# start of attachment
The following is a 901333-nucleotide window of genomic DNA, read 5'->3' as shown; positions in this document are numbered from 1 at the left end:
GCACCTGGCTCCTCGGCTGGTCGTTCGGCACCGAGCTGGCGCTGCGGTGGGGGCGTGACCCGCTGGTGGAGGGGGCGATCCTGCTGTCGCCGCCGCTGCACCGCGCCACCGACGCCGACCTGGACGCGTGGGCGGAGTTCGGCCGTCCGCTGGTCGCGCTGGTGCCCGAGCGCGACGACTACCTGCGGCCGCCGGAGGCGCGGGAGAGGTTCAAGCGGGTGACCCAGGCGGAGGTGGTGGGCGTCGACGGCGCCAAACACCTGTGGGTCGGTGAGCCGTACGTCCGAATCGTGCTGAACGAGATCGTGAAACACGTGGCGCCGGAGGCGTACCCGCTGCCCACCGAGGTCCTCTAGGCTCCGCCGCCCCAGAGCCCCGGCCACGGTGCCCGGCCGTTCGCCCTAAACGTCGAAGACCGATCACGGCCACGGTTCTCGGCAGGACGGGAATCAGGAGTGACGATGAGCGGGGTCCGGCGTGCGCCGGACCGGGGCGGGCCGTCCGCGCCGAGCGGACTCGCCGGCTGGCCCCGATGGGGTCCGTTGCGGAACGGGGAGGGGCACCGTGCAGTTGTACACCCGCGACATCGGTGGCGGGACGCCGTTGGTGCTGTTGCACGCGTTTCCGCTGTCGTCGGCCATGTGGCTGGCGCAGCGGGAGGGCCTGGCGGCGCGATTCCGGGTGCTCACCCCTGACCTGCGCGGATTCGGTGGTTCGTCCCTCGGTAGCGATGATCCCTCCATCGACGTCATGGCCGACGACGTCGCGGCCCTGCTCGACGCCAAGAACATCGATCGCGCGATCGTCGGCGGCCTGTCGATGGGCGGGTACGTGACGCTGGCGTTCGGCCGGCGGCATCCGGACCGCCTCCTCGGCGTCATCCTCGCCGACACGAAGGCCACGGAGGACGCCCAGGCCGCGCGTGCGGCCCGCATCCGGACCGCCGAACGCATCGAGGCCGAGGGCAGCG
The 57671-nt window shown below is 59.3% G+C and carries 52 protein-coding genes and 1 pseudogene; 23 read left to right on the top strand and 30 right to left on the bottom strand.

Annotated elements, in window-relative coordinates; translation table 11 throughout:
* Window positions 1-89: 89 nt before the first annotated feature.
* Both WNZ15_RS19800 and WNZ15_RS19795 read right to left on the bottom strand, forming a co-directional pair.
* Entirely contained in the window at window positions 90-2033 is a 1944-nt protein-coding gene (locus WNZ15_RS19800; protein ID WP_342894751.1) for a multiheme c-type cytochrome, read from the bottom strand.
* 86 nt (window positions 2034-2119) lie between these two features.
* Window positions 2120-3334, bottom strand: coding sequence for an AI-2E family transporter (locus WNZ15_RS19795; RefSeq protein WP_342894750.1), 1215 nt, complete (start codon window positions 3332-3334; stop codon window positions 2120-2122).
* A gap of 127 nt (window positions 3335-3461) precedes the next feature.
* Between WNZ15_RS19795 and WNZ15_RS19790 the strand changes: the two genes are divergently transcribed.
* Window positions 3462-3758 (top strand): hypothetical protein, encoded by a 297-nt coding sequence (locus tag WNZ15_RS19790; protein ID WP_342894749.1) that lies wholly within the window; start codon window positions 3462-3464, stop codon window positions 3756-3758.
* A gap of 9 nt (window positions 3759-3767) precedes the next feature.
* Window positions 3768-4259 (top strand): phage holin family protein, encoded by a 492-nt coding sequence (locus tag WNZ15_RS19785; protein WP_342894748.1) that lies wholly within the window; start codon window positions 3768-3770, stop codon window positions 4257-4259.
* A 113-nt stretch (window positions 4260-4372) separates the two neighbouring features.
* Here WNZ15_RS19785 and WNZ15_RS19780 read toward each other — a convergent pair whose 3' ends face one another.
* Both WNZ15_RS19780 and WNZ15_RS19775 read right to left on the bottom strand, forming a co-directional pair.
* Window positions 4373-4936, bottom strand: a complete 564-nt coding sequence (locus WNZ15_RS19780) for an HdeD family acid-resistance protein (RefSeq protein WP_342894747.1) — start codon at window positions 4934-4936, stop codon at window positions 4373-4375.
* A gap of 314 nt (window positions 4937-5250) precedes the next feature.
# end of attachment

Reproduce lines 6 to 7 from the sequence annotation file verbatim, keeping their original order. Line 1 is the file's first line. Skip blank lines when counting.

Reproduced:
* Both WNZ15_RS19800 and WNZ15_RS19795 read right to left on the bottom strand, forming a co-directional pair.
* Entirely contained in the window at window positions 90-2033 is a 1944-nt protein-coding gene (locus WNZ15_RS19800; protein ID WP_342894751.1) for a multiheme c-type cytochrome, read from the bottom strand.